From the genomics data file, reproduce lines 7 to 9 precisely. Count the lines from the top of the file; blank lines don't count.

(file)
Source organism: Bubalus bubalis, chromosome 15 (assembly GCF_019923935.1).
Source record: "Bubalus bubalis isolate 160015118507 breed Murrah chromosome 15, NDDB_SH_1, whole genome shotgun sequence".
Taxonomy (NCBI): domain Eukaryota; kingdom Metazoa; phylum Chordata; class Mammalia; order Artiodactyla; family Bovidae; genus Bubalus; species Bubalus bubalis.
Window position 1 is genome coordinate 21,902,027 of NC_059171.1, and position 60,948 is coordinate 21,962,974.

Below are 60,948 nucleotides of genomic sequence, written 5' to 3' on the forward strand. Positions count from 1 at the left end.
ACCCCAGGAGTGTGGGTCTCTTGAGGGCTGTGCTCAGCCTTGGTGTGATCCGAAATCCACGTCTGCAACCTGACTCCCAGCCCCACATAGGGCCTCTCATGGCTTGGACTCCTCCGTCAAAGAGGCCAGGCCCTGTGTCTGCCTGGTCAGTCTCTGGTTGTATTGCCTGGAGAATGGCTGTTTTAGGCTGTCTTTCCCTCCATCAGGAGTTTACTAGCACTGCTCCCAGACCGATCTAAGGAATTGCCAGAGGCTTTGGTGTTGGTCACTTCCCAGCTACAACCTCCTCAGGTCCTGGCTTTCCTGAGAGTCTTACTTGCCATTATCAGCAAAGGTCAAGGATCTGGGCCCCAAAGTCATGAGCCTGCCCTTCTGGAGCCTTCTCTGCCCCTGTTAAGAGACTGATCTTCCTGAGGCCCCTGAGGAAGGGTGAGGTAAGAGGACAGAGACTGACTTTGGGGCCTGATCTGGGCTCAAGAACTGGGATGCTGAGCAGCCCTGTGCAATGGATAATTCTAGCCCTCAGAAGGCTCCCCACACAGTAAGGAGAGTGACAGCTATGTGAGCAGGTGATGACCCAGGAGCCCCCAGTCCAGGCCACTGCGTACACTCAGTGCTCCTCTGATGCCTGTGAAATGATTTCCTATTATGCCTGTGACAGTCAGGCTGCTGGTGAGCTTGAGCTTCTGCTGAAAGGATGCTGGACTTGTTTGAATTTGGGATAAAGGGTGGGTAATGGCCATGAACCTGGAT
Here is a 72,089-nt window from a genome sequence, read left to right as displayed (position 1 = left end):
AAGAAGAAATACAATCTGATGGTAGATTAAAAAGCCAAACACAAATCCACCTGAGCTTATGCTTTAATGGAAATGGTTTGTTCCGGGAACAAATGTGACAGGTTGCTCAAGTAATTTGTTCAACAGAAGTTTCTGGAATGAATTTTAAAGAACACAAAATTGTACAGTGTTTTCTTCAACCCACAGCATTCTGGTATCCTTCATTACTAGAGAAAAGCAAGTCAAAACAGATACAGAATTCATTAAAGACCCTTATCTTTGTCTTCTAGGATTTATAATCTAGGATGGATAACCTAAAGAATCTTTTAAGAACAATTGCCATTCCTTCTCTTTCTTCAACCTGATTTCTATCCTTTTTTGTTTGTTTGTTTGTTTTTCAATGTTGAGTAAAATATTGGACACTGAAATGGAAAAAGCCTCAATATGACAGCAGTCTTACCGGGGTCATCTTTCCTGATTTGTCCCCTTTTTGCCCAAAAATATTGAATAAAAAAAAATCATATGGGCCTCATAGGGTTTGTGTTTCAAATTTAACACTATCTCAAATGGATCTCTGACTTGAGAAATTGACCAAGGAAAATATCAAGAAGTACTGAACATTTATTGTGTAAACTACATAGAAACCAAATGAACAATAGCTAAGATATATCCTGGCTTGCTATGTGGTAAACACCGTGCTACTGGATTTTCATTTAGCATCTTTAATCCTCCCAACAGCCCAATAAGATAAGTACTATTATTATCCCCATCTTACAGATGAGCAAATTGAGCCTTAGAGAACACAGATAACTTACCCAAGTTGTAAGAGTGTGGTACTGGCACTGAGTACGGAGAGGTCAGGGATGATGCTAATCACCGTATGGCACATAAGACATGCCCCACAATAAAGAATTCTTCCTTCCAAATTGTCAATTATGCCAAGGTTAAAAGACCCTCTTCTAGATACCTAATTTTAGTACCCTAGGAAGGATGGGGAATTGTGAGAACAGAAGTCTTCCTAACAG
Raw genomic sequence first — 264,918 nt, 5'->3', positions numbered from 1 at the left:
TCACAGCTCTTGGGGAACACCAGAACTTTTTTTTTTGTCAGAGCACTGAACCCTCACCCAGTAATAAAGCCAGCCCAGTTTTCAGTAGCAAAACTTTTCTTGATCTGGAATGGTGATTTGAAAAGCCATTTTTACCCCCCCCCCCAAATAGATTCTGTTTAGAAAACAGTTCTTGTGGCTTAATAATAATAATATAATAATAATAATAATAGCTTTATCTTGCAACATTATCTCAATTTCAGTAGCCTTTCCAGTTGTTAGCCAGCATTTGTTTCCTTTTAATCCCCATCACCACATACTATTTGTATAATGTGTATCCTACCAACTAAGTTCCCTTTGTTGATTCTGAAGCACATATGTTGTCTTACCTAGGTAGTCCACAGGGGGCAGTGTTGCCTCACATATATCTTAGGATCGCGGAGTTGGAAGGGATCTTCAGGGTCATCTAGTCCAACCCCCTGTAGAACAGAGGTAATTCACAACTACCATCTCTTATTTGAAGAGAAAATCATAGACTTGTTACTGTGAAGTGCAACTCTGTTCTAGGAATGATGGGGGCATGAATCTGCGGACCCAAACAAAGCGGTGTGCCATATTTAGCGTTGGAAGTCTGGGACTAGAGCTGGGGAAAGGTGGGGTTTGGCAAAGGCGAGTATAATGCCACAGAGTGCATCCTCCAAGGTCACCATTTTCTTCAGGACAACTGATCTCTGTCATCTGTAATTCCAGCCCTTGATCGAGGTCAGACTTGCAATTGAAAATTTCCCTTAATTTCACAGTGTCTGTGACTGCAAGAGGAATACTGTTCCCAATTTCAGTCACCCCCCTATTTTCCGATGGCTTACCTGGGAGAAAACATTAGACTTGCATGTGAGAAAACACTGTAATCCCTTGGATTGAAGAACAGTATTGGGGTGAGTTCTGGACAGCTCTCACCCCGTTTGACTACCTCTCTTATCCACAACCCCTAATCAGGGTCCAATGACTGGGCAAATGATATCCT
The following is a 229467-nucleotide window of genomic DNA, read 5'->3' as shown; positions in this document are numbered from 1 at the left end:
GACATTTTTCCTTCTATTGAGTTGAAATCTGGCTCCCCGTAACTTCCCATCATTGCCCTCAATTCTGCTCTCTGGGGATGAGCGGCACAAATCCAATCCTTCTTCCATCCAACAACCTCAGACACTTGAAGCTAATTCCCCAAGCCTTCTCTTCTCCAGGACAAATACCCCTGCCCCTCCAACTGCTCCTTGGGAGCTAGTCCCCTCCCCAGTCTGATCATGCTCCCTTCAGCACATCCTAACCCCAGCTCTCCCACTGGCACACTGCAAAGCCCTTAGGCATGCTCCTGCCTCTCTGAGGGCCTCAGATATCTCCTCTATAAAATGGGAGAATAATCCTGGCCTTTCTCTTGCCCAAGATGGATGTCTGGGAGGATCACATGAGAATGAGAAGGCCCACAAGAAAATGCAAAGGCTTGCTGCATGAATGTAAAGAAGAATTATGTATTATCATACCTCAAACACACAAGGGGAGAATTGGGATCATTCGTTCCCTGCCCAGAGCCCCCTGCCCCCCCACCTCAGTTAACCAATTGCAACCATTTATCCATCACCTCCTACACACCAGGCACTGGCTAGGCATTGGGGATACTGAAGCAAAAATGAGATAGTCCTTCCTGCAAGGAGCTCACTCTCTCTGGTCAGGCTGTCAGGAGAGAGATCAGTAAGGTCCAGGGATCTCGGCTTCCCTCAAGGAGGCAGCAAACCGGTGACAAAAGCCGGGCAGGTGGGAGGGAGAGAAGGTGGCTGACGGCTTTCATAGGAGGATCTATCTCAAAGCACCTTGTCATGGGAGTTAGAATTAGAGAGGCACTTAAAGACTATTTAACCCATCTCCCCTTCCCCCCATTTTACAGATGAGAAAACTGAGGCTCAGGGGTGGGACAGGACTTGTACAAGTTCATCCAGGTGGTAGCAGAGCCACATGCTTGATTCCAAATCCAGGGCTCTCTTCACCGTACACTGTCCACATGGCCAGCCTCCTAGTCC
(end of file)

Here is a 72,089-nt window from a genome sequence, read left to right as displayed (position 1 = left end):
AAGAAGAAATACAATCTGATGGTAGATTAAAAAGCCAAACACAAATCCACCTGAGCTTATGCTTTAATGGAAATGGTTTGTTCCGGGAACAAATGTGACAGGTTGCTCAAGTAATTTGTTCAACAGAAGTTTCTGGAATGAATTTTAAAGAACACAAAATTGTACAGTGTTTTCTTCAACCCACAGCATTCTGGTATCCTTCATTACTAGAGAAAAGCAAGTCAAAACAGATACAGAATTCATTAAAGACCCTTATCTTTGTCTTCTAGGATTTATAATCTAGGATGGATAACCTAAAGAATCTTTTAAGAACAATTGCCATTCCTTCTCTTTCTTCAACCTGATTTCTATCCTTTTTTGTTTGTTTGTTTGTTTTTCAATGTTGAGTAAAATATTGGACACTGAAATGGAAAAAGCCTCAATATGACAGCAGTCTTACCGGGGTCATCTTTCCTGATTTGTCCCCTTTTTGCCCAAAAATATTGAATAAAAAAAAATCATATGGGCCTCATAGGGTTTGTGTTTCAAATTTAACACTATCTCAAATGGATCTCTGACTTGAGAAATTGACCAAGGAAAATATCAAGAAGTACTGAACATTTATTGTGTAAACTACATAGAAACCAAATGAACAATAGCTAAGATATATCCTGGCTTGCTATGTGGTAAACACCGTGCTACTGGATTTTCATTTAGCATCTTTAATCCTCCCAACAGCCCAATAAGATAAGTACTATTATTATCCCCATCTTACAGATGAGCAAATTGAGCCTTAGAGAACACAGATAACTTACCCAAGTTGTAAGAGTGTGGTACTGGCACTGAGTACGGAGAGGTCAGGGATGATGCTAATCACCGTATGGCACATAAGACATGCCCCACAATAAAGAATTCTTCCTTCCAAATTGTCAATTATGCCAAGGTTAAAAGACCCTCTTCTAGATACCTAATTTTAGTACCCTAGGAAGGATGGGGAATTGTGAGAACAGAAGTCTTCCTAACAG
Raw genomic sequence first — 264,918 nt, 5'->3', positions numbered from 1 at the left: